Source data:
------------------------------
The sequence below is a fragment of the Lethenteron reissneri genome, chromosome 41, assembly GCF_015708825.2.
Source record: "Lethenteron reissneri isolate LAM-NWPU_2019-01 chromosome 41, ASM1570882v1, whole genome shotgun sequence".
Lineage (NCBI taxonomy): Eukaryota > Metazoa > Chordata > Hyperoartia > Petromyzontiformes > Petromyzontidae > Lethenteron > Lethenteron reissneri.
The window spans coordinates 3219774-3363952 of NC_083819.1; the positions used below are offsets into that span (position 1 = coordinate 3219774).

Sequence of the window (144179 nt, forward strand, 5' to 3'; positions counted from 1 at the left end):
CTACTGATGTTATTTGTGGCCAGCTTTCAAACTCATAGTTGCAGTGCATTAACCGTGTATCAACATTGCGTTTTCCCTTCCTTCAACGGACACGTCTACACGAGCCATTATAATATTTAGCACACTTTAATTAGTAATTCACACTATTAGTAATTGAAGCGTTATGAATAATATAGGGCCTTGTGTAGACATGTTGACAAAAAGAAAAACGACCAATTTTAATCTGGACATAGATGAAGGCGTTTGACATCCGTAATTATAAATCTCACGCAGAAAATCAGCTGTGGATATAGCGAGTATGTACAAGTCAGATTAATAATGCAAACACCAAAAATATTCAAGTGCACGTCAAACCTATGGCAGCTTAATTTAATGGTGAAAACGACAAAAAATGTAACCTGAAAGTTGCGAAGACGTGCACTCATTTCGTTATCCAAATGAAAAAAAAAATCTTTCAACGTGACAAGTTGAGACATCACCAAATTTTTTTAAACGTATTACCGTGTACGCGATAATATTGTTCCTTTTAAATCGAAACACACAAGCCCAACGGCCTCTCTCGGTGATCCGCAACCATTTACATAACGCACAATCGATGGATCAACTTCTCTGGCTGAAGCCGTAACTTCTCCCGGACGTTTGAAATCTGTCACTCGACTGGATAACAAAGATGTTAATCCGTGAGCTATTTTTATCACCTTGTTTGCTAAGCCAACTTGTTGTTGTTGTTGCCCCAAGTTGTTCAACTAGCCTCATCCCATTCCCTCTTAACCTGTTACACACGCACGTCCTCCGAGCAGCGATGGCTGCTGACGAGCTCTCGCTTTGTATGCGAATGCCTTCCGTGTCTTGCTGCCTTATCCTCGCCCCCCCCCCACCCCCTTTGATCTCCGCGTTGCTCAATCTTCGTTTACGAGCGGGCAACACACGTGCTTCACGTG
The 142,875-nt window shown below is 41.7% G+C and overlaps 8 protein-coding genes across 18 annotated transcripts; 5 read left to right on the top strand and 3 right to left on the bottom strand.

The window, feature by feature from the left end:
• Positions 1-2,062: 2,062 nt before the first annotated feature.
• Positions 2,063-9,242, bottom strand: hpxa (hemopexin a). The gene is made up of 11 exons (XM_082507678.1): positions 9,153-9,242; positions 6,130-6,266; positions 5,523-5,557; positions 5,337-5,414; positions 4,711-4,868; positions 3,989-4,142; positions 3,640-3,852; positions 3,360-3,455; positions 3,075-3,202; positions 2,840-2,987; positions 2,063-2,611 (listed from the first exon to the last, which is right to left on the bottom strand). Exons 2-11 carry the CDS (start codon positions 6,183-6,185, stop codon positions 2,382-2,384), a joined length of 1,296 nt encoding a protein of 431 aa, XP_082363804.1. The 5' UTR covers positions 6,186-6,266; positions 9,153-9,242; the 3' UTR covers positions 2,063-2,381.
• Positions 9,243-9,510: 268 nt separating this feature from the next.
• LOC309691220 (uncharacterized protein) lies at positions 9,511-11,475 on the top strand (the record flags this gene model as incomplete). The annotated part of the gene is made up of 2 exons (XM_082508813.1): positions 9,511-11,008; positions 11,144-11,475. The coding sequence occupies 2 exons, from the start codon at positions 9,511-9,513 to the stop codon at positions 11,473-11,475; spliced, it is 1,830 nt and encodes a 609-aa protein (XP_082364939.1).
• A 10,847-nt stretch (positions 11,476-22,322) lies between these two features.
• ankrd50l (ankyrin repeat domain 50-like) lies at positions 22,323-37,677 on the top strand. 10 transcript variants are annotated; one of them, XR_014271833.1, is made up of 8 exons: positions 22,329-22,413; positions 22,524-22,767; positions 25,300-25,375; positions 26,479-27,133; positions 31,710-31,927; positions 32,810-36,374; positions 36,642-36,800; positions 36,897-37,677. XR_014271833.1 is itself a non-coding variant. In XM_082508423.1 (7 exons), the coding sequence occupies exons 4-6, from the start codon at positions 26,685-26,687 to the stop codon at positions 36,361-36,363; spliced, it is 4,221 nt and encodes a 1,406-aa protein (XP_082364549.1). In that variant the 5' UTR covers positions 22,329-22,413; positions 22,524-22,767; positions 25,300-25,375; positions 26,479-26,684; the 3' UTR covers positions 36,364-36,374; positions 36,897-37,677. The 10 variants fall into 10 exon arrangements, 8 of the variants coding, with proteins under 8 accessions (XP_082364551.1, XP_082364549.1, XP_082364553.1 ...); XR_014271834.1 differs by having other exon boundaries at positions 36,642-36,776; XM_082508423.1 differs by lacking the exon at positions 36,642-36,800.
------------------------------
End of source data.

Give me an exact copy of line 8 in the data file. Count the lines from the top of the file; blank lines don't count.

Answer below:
The window, feature by feature from the left end: